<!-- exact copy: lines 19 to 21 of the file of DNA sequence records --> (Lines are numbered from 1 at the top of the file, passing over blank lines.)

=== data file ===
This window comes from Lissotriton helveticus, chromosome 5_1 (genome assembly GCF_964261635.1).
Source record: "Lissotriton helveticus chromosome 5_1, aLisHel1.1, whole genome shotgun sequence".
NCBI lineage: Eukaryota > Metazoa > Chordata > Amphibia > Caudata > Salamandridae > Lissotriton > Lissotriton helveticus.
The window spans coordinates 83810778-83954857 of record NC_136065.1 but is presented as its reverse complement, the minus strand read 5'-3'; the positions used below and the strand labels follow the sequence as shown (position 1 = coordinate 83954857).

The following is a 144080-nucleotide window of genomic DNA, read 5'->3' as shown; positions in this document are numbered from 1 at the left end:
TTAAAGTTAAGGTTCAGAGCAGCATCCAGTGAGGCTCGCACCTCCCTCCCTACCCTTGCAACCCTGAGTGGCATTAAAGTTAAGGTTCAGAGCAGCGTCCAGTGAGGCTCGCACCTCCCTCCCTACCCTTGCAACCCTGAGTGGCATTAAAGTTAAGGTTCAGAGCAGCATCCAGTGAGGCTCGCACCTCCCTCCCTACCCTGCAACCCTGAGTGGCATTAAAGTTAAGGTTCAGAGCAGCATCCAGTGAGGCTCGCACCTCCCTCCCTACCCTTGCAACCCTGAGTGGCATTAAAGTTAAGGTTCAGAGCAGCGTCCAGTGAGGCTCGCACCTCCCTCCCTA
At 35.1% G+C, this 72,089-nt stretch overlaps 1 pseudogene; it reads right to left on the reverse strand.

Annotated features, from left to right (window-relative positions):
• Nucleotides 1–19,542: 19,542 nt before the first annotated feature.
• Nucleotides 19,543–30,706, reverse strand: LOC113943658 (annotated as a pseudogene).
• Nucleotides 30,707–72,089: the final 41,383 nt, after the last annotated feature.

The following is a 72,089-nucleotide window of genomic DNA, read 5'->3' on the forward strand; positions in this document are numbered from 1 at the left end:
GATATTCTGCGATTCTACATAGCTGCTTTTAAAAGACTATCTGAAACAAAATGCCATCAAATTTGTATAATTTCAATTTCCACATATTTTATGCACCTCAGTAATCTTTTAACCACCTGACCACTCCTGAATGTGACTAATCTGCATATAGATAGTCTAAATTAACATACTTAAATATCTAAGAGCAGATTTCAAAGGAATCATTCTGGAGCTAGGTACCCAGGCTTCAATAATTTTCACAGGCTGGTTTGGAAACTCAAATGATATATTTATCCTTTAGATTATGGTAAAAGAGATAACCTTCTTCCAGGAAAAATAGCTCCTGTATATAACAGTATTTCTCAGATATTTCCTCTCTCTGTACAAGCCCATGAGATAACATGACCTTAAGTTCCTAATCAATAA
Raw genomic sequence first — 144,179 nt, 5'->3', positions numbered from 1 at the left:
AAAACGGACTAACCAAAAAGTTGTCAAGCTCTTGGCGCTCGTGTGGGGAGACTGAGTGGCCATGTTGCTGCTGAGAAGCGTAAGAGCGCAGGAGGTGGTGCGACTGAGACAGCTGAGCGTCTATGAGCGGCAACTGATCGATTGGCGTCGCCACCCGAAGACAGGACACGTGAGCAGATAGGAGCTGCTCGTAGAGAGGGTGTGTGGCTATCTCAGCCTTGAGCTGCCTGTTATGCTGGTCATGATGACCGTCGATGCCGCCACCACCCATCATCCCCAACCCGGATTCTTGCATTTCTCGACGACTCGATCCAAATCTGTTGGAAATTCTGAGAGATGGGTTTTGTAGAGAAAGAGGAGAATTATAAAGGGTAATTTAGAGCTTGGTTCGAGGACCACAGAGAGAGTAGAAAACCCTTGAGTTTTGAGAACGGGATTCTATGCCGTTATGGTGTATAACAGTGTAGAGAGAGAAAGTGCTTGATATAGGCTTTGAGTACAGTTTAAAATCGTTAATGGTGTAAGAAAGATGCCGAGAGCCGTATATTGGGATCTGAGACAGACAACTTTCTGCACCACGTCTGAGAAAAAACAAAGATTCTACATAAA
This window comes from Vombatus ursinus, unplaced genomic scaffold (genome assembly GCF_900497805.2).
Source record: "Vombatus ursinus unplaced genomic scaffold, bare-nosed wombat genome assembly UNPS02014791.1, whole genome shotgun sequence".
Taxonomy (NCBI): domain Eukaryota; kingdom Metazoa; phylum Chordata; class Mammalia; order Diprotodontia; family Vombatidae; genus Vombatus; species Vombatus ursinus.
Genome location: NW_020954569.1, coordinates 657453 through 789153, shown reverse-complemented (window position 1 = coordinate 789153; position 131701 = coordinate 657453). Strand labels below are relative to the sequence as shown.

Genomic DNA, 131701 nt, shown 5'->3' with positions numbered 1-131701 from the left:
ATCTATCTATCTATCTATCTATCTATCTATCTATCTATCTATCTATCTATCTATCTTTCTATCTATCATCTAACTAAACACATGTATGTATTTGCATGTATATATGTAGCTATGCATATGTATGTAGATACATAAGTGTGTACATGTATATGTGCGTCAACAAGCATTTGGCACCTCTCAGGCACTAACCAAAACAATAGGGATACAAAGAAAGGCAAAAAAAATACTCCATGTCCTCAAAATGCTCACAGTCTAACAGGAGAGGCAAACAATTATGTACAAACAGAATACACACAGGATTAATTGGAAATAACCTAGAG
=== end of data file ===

Genome location: NW_020954569.1, coordinates 657453 through 789153, shown reverse-complemented (window position 1 = coordinate 789153; position 131701 = coordinate 657453). Strand labels below are relative to the sequence as shown.

Genomic DNA, 131701 nt, shown 5'->3' with positions numbered 1-131701 from the left:
ATCTATCTATCTATCTATCTATCTATCTATCTATCTATCTATCTATCTATCTATCTTTCTATCTATCATCTAACTAAACACATGTATGTATTTGCATGTATATATGTAGCTATGCATATGTATGTAGATACATAAGTGTGTACATGTATATGTGCGTCAACAAGCATTTGGCACCTCTCAGGCACTAACCAAAACAATAGGGATACAAAGAAAGGCAAAAAAAATACTCCATGTCCTCAAAATGCTCACAGTCTAACAGGAGAGGCAAACAATTATGTACAAACAGAATACACACAGGATTAATTGGAAATAACCTAGAG